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Breaking the “Me, Me, Me” Mindset in Your Kids

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A familiar trope in movies and TV shows is entitled children; kids, tweens, and teens complaining that they didn’t get something they think they deserve. They complain about a teacher giving them a poor grade. They whine to their friends about their parents giving them an early curfew or not letting them go to a party. Or they call coaches dumb when they don’t make the team. They expect other people to bend over backward doing things for them, with younger siblings and “dorky” friends frequently falling victim to their demands.

The scary thing is that this theme, used for comedic value in the entertainment targeted at our children, is far too often found in the real world. Have you ever been shocked to find that your child believes they deserve something, that they are entitled to something they clearly haven’t earned? An entitlement is something that is granted to someone without them having to earn it. It is given without any effort. And unfortunately, our culture is encouraging our children’s sense of entitlement. My husband, Mark, asked me to join him on this podcast to tackle the worrisome trend of entitlement that is growing in recent generations and has become all too prevalent among kids today. If you want to break your kids out of a “me, me, me” mindset here are 4 ways to do it.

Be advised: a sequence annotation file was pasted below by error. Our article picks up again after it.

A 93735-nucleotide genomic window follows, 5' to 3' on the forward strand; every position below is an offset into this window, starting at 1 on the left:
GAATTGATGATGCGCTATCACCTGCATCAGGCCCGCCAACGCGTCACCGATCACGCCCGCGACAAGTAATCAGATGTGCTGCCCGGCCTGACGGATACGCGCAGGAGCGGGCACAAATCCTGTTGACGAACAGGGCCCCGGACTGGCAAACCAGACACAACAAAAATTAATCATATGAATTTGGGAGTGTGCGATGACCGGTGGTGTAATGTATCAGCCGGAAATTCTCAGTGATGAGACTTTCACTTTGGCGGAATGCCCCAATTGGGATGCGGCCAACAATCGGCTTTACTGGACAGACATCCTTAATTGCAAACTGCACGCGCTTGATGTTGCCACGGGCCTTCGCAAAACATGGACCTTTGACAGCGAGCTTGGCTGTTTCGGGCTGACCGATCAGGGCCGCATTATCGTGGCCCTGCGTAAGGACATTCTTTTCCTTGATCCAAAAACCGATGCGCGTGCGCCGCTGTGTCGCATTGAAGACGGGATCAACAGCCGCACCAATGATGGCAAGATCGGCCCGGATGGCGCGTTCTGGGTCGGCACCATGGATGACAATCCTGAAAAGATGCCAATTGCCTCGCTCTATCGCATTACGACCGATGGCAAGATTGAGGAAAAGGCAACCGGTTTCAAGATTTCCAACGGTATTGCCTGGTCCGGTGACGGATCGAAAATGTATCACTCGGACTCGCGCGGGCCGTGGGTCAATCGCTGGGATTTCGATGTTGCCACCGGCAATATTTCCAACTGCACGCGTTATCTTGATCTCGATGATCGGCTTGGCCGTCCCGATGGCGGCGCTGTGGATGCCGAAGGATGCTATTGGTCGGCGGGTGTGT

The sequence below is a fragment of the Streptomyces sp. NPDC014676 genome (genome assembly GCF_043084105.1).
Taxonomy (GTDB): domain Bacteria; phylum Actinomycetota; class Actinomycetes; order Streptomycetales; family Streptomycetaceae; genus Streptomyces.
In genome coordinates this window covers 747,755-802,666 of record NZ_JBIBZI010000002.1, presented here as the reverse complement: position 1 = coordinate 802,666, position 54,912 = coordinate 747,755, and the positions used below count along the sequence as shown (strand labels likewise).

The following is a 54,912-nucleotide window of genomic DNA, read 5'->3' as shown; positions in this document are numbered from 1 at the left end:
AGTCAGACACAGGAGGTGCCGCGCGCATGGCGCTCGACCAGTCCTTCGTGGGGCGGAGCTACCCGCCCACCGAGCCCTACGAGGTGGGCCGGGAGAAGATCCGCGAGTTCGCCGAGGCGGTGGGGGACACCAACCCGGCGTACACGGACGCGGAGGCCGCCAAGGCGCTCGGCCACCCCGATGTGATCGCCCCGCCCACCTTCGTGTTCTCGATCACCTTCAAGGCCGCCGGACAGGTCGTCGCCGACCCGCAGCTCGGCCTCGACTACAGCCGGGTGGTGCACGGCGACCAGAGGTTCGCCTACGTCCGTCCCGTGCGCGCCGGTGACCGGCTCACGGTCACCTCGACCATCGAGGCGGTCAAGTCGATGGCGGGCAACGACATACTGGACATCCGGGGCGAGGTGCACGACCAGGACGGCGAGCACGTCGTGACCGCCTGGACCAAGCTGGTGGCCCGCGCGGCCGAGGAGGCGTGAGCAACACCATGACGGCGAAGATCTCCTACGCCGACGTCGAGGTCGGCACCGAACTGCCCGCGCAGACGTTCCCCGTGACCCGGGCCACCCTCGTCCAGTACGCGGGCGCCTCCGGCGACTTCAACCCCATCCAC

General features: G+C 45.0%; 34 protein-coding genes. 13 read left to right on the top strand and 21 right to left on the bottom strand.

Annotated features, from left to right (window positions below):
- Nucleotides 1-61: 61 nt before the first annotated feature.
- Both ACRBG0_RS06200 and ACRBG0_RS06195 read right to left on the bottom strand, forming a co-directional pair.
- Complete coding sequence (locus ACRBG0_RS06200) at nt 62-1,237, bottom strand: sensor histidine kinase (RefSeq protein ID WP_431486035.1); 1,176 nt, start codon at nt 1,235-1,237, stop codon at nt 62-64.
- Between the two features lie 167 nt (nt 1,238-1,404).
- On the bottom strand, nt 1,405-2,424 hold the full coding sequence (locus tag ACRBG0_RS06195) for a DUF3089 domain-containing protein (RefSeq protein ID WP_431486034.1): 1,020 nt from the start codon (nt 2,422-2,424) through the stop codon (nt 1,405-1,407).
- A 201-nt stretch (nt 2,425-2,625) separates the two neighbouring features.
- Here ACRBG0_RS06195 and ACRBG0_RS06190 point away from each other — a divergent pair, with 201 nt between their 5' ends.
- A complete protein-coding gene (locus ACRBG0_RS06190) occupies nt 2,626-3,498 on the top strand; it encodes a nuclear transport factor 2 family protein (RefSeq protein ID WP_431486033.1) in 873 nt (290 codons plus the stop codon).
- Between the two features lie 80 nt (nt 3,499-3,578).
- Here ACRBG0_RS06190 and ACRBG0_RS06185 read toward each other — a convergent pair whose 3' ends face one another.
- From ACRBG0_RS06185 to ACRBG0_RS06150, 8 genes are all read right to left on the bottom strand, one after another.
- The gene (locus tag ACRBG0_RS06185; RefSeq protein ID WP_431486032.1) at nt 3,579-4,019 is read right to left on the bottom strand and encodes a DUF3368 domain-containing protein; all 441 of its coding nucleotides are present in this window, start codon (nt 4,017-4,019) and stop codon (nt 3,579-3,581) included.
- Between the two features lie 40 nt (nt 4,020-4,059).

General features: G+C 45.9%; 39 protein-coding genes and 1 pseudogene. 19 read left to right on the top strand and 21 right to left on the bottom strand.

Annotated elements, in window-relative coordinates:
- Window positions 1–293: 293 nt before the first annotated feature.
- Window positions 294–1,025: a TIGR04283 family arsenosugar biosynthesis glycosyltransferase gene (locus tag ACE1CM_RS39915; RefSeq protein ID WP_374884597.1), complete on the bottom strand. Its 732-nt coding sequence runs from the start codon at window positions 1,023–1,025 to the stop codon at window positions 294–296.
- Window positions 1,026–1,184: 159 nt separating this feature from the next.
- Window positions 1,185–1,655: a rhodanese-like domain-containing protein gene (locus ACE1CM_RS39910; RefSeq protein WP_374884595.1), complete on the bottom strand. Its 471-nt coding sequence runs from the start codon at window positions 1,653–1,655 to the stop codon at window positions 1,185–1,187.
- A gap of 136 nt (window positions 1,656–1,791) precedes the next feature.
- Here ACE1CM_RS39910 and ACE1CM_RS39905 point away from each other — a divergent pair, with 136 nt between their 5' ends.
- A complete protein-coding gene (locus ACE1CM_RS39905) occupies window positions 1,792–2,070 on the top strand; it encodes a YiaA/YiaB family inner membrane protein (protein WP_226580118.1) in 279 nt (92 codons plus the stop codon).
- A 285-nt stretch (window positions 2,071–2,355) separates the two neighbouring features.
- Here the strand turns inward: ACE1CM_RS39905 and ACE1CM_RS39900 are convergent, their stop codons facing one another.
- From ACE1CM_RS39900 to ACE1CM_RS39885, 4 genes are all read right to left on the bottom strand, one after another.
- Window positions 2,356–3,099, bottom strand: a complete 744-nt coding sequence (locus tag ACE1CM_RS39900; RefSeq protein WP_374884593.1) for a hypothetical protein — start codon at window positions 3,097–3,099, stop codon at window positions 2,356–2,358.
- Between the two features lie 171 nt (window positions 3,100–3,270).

1. Look in the mirror.

Where did your kids pick up on the instant gratification idea? Do you indulge yourself at every whim, or do you set an example of restraint and responsible use of resources? Parents must model the attitudes they want their children to learn. A mom who finds her contentment at the mall will likely raise children who live the same way.

2. Expose your kids to reality.

Nothing brings the desire for material things into perspective like seeing people who truly have needs. Take your children along when you volunteer at a shelter, or on a mission trip to an impoverished region. Many parents report that experiences like these were life-changing for their entire families in this regard.

3. Make them work for it.

When you realize how many chores or hours of yard work are required to accumulate the cash for an expensive video game or a pair of designer jeans, you think more seriously about how much you really want them. Giving luxuries to our children with no strings attached distorts their understanding of economic reality, and can hamper their financial savvy as adults.

4. Show tough love.

Remember that equipping your children with the skills to be content is the loving thing to do. If your family has ample financial resources and can afford to indulge your children at every turn, you risk creating children who may never be satisfied with less. What if they don’t have access to a similar level of income as adults? Even if they do have plenty of cash throughout their lives, will they have learned how to be content in a variety of circumstances? Parent for the long haul, not just for today.

Tell us! How do you get your kids to think of others?


Do you think it would be smart if you began to get an allowance for chores? Why or why not?

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